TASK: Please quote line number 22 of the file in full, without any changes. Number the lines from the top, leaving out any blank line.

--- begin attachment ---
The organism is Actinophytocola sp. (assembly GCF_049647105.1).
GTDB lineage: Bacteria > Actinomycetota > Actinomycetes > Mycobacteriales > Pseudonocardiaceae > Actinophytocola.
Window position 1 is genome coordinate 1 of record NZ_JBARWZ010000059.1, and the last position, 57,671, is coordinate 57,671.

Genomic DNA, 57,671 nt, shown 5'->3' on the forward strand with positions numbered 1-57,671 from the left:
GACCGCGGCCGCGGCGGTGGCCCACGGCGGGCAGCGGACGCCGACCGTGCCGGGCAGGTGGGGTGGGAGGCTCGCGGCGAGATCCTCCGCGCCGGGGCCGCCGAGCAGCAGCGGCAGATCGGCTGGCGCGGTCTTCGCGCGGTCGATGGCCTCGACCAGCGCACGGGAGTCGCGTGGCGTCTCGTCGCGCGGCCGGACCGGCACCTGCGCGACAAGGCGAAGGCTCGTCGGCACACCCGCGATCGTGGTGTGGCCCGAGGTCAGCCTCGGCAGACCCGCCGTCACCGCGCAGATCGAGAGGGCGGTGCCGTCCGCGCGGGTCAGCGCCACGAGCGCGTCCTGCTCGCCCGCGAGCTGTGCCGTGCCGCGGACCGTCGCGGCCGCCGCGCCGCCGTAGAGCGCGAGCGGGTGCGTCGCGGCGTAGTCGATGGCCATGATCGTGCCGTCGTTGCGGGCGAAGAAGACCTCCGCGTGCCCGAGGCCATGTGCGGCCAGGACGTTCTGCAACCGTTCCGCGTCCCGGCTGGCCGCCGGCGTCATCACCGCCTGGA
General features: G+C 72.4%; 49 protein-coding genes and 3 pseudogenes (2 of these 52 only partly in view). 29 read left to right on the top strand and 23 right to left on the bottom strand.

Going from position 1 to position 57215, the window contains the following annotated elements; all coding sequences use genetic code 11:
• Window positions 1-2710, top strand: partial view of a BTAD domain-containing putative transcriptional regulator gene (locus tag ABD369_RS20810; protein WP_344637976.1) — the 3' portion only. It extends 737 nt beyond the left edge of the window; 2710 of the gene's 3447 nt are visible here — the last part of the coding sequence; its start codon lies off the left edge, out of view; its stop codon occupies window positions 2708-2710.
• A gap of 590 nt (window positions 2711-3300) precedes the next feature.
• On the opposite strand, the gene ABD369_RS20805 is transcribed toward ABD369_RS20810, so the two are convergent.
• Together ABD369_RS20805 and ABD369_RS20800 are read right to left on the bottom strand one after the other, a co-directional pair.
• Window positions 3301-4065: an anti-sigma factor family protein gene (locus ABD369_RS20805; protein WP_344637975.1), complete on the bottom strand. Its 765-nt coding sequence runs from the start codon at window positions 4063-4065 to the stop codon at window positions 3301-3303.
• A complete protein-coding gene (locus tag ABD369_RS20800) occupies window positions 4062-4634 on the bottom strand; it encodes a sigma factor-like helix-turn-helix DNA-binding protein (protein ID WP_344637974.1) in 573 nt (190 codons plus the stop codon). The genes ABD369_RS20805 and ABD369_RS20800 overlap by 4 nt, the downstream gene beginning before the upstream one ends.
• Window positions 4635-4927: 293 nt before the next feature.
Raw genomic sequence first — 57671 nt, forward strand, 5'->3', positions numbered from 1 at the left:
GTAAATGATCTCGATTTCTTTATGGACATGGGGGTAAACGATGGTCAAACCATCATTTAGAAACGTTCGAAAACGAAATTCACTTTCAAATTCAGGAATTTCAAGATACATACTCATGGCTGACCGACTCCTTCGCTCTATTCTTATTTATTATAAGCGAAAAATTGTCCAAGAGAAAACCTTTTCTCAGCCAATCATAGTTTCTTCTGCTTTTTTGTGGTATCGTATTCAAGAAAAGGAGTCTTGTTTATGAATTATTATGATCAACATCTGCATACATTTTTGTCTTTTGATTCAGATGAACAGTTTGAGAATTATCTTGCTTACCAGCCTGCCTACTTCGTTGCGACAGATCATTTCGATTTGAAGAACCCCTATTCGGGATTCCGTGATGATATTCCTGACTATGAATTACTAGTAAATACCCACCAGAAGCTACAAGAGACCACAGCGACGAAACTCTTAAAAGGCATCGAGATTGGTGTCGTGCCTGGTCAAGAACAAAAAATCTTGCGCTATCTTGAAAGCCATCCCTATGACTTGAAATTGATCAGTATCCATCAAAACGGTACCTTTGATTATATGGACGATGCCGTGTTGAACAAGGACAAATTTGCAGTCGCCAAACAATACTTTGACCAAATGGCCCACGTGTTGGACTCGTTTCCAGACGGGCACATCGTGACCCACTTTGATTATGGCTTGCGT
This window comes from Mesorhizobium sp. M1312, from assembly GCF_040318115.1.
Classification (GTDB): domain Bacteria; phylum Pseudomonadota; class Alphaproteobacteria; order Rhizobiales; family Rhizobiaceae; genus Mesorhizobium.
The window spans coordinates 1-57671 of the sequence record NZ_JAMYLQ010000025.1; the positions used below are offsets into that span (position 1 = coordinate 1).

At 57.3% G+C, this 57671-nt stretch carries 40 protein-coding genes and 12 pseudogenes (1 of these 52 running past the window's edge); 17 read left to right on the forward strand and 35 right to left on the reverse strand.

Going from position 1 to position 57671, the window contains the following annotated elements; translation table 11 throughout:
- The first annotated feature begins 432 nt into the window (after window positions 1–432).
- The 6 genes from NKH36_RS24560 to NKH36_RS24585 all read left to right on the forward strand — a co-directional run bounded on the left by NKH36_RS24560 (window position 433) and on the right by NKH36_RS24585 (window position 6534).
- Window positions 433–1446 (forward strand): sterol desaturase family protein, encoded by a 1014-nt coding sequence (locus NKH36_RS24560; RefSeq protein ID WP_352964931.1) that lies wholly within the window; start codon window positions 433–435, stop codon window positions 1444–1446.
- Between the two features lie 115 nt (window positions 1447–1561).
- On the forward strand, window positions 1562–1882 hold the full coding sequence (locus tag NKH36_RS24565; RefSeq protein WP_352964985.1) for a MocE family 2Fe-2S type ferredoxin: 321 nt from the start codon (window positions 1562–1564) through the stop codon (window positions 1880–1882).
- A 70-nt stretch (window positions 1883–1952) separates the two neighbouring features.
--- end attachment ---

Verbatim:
- The first annotated feature begins 432 nt into the window (after window positions 1–432).